The Conformist

This Week in DVD

Welcome back to This Week In DVD and the last day of February! Well, what should be the last day but is instead actually the 2nd to last thanks to the shenanigans of the evil and gilled Leap Dave Williams. Only one big title hits shelves this week, but it’s an Academy Award winner! Other titles that aren’t named Hugo include a few fantastic and exciting foreign films (The Front Line, Rabies, The Yellow Sea), a few less exciting foreign films (The Conformist, Tomorrow When the War Began, Mandrill) and more! As always, if you see something you like, click on the image to buy it. I Melt With You Four old college friends (Thomas Jane, Rob Lowe, Christian McKay, Jeremy Piven) get together annually for a drug-fueled weekend, but their latest reunion finds each of them at the lowest point of their lives. All four leads do a fantastic job in this energetic but terribly depressing movie that examines the ideas of failure, depression and expectations at the mid-point of a man’s life. Things tease the point of over-doing it, but the lasting effect is a powerful one as the men face the lives and mistakes they’ve made. Plus Carla Gugino, Arielle Kebbel, and Sasha Grey! Director Mark Pellington has a couple solid films under his belt (Arlington Road and The Mothman Prophecies), but his main career focus seems to be music videos so it’s fitting that his latest film matches the stylish visuals, heavy emotional toll and powerful […]

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With a little less than a week to go until I land at Nice Airport and get the hugely unglamorous Hack Bus into Cannes along with my boys from ObsessedWithFilm.com to begin FSR’s official Cannes film festival 2011 coverage, now is surely a prudent time to offer my thoughts on the biggest and brightest films showing on the Croisette this year. You already know what films are showing, so I won’t exhaustively trawl back through the list, but I wanted to take the opportunity to announce what I am particularly excited about. This also gives me the opportunity post-festival to look back at happier, simpler times when my optimism at seeing four films a day wasn’t yet destroyed by watching three incredibly boring flicks in a row, followed by a blockbuster during which I fell asleep (as happened in 2009). Anyway, lesson learned, and this year I’ll be packing as many natural amphetamines as possible. If you’re heading out there look for me, I’ll be the guy with the grinding jaw, the sallow eyes and the notepad full of doodles/plans to change the future of cinema. So anyway, here’s what I’m looking forward to most.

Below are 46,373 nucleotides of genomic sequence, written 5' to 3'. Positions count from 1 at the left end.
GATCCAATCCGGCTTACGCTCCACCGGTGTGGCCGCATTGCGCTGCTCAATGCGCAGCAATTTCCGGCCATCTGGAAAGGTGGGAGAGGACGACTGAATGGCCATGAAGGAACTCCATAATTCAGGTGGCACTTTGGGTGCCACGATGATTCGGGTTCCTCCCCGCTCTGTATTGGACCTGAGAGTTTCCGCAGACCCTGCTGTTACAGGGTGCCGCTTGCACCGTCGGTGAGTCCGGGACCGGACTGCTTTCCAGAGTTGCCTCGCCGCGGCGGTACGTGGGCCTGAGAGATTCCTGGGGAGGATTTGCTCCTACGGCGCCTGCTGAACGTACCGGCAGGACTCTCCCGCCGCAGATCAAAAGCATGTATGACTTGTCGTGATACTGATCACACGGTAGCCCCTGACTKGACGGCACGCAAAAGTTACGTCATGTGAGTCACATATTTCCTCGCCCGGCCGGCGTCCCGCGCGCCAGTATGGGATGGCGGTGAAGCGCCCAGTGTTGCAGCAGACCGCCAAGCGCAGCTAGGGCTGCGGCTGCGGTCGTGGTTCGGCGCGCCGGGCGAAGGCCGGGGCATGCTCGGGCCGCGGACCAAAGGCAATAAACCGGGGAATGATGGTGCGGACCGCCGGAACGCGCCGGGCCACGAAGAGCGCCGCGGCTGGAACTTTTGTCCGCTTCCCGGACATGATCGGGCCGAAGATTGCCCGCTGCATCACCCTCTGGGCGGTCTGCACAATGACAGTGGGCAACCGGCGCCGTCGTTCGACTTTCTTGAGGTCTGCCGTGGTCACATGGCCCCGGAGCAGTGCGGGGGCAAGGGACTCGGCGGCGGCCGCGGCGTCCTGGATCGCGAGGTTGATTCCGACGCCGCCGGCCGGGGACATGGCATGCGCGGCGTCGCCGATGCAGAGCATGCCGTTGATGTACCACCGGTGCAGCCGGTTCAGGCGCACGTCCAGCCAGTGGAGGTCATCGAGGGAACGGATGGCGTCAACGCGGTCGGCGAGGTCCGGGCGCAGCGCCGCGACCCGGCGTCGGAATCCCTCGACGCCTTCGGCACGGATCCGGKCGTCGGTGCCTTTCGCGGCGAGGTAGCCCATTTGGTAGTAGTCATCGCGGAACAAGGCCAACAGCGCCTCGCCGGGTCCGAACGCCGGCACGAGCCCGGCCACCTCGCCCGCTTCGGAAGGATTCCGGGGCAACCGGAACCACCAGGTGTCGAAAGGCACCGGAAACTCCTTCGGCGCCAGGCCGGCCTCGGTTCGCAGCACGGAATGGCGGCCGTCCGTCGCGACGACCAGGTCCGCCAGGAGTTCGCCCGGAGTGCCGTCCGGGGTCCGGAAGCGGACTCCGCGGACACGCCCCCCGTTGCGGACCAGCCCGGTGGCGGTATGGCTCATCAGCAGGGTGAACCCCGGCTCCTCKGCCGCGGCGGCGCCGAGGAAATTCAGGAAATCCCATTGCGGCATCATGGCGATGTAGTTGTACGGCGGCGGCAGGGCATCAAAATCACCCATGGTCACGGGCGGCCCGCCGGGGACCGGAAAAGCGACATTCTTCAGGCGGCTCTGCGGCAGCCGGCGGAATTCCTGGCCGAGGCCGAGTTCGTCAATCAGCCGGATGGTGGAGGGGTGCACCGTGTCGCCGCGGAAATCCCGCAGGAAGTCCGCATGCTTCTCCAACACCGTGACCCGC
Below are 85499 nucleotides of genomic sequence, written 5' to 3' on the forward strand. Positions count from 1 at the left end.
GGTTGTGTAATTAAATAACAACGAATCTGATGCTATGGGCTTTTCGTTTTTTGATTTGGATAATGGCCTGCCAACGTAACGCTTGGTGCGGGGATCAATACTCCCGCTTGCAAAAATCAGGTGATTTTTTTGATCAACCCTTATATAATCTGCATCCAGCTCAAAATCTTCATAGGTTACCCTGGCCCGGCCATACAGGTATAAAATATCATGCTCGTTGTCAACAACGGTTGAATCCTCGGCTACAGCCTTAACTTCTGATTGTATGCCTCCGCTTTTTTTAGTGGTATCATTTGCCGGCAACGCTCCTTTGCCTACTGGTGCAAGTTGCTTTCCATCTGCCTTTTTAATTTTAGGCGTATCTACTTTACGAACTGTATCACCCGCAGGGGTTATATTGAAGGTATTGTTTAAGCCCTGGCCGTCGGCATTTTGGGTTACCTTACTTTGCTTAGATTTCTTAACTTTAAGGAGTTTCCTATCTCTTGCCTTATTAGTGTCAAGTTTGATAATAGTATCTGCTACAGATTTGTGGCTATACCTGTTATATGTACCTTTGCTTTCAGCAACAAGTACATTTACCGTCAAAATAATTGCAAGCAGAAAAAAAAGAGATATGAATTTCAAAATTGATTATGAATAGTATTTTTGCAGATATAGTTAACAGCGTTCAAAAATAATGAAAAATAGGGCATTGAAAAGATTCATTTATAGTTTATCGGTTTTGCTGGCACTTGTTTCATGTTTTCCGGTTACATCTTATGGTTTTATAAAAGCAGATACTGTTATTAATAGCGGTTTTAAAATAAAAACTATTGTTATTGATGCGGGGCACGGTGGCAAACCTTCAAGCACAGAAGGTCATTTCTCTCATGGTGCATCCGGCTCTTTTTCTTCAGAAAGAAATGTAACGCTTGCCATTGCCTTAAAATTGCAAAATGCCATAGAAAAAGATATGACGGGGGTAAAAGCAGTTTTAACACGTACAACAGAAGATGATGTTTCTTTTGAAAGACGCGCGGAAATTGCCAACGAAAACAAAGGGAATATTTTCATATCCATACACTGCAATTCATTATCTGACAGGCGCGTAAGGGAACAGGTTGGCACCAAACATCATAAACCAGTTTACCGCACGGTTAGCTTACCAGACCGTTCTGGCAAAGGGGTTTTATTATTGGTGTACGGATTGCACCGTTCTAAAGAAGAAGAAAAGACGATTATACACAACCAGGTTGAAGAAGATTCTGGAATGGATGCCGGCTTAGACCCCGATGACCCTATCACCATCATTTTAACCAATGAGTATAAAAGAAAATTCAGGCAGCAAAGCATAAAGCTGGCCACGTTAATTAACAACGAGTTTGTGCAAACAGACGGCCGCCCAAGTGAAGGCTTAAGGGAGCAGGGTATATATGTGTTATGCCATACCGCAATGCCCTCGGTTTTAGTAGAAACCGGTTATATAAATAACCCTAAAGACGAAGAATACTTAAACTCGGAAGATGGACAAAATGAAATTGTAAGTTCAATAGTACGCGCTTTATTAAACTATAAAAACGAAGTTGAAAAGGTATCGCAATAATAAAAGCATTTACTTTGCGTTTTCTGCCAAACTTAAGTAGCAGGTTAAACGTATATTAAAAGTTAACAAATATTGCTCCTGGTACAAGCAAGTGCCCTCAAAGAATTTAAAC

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The Cannes Film Festival is about far more than just the Competition titles, and the Cannes Classics line-up allows those willing to broaden their focus to experience often seminal works on the big-screen for the first time. Last year, I nearly got to see The African Queen for instance, but was sadly unable thanks to a clash in the chaotic screening schedule. This year, I’m determined to see at least one of the just-announced films in the line-up, and I shall not be thwarted. Unless there’s something, like really good on at the same time… Anyway, the official Cannes site has today released the Classics, and features some of the most important films in cinematic history, including the restored color version of Georges Méliès’ A Trip To The Moon, beefed up with a brand new soundtrack from French hipsters AIR, plus restored prints of A Clockwork Orange and special screenings of Bertolucci’s The Conformist and De Niro’s A Bronx Tale. That’s some line-up for what is usually considered only a tertiary concern out on the Croisette. The full line-up is as follows:

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Criterion Files

One of the unwritten wish-fulfillment articles I’ve had in mind for Culture Warrior that nobody will ever read is an overview of cinematic adaptations of the work of the Marquis de Sade, including anything ranging from an early cinematic adaptation of his work in the landmark Surrealist film L’Âge d’Or to his comparatively more mainstream embodiment by none other than Geoffrey Rush in Quills to osbsure examples from all over the globe like Czech filmmaker Jan Svankmejer’s part-live-action/part stop-motion animation film Lunacy. At the center of this hypothetical list, of course, would be arguably the most famous and easily one of the most divisive adaptations of de Sade’s work, and one of Cole Abaius’s all-time favorite films, Pier Paolo Pasolini’s Salò, or the 120 Days of Sodom (1975).

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